Suspicious Events on WLANs
Once a sufficient number of network behavior statistics are gathered, a proper wireless IDS can start looking for the suspicious events indicating the possibility of malicious attack. These events might be manifested as the presence of certain frame types, frequency of frame transmission, frame structure and sequence number abnormalities, traffic flow deviations, and unexpected frequency use. Let's categorize the events a quality wireless IDS should be able to detect and issue a warning for.
1 RF/Physical Layer Events
- Additional transmitters in the area.
- Channels not used by the protected WLAN in use.
- Overlapping channels.
- Sudden operating channel change by one or more monitored wireless devices.
- Loss of signal quality, high level of noise, or low SNR.
These events can indicate connectivity or networking problems, severe network misconfiguration, rogue device placement, intentional jamming, and Layer 1 and Layer 2 man-in-the-middle attacks.
2 Management/Control Frames Events
- Increased frequency of normally present network frames.
- Frames of unusual size.
- Unknown frame types.
- Incomplete, corrupted, or malformed frames.
- Floods of deassociate/deauthenticate frames.
- Frequent reassociation frames on networks without enabled roaming.
- Frames out of sequence.
- Frequent probe requests.
- Frames with ESSIDs different from the WLAN ESSID.
- Frames with the broadcast ESSID ("Any").
- Frames with frequently or randomly changing ESSIDs.
- Frames with ESSIDs or other fields typical for certain intrusion tools.
- Frames with MAC addresses not included in the ACL.
- Frames with duplicated MAC addresses.
- Frames with frequently or randomly changing MAC addresses.
These events can indicate network misconfigurations and connectivity problems, strong RF interference, wardrivers using active scanning tools in the area, MAC address spoofing on the WLAN, unsolicited clients connected to the WLAN, attempts to guess or brute-force a closed ESSID, or more advanced attackers mangling control and management frames to launch Layer 2 man-in-the-middle or DoS attacks.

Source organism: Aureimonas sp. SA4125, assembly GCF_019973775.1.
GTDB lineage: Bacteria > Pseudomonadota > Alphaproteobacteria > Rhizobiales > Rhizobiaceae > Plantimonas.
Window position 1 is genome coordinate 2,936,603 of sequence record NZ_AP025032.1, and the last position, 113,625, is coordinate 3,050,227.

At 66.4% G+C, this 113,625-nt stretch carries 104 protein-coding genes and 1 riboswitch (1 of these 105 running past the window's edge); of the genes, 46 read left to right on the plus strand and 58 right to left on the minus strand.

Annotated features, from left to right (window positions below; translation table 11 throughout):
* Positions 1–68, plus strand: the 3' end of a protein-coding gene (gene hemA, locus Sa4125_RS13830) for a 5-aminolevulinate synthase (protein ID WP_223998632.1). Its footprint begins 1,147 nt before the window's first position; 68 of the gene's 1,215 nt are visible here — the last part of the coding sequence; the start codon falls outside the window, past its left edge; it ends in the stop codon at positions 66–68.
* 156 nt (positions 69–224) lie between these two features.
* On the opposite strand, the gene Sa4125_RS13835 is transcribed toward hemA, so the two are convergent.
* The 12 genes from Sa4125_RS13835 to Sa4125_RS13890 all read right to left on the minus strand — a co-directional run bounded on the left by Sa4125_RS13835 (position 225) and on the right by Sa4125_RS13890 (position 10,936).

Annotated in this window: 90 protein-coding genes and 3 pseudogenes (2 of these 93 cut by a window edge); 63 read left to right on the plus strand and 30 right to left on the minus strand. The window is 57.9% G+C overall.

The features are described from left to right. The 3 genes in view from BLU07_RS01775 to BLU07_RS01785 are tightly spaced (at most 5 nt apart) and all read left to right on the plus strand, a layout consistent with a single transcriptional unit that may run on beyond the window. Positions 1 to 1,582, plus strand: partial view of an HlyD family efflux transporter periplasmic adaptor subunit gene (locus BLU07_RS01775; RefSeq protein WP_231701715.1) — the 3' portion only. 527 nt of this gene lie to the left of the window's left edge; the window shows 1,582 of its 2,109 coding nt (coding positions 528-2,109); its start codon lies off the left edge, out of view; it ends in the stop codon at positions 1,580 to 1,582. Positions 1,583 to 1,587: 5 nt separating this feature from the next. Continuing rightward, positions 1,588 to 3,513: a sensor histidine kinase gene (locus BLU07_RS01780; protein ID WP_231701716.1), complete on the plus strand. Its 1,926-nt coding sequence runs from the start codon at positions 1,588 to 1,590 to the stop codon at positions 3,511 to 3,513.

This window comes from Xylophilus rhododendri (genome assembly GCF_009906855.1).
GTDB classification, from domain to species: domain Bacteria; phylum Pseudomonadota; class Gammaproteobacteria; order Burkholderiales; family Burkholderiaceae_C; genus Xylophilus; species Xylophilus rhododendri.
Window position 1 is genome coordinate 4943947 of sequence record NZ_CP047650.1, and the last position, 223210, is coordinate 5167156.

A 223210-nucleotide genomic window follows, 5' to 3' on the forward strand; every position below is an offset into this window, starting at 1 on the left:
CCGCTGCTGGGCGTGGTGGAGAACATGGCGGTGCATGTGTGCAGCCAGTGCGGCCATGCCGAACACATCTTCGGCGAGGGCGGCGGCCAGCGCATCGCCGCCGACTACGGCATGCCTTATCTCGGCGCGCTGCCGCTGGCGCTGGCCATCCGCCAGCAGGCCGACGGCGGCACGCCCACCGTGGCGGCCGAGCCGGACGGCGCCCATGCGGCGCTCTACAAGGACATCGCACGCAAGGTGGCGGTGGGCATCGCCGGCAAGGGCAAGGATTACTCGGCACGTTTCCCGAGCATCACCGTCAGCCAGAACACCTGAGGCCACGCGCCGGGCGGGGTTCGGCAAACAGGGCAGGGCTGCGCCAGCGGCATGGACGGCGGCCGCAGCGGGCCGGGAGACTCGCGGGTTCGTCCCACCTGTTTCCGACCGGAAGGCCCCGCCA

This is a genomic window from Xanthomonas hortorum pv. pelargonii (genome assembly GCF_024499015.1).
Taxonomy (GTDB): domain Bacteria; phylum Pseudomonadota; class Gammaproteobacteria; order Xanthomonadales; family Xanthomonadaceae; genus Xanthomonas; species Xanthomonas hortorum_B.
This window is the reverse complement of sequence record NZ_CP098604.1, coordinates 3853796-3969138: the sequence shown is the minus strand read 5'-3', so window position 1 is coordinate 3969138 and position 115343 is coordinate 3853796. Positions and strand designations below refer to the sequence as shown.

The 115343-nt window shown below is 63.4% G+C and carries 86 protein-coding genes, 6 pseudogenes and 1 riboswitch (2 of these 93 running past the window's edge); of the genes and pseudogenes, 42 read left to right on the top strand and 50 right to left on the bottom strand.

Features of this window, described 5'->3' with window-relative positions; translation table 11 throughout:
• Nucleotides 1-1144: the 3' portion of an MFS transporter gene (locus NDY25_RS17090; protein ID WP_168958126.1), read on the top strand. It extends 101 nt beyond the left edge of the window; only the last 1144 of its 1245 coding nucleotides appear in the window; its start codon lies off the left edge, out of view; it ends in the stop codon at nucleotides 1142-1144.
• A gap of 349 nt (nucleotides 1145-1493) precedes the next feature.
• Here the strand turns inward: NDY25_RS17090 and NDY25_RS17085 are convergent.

3 802.1x/EAP Frames Events
- Incomplete, corrupted, or malformed 802.1x frames.
- Frames with EAP types not implemented by the WLAN.
- Multiple EAP authentication Request and Response frames.
- Multiple EAP failure frames.
- EAP start and EAP logoff frame floods.
- EAP frames of abnormal size ("EAP-of-Death").
- Fragmented EAP frames of small size.
- EAP frames with bad authentication length.
- EAP frames with bad authentication credentials.
- EAP frames with multiple MD5 challenge requests.
- EAP frames originating from illicit authenticators (rogue access points).
- Unfinished 802.1x/EAP authentication processes.
These events can indicate attempts to bypass the 802.1x authentication scheme, including clever rogue 802.1x device placement and access brute-forcing or advanced DoS attacks to disable the authentication mechanisms. Of course, the malformed 802.1x frames can result from strong RF interference and other Layer 1 problems.
4 WEP-Related Events
- Unencrypted wireless traffic present.
- Traffic encrypted with unknown WEP keys.
- Traffic encrypted with WEP keys of different lengths.
- Weak IV frames.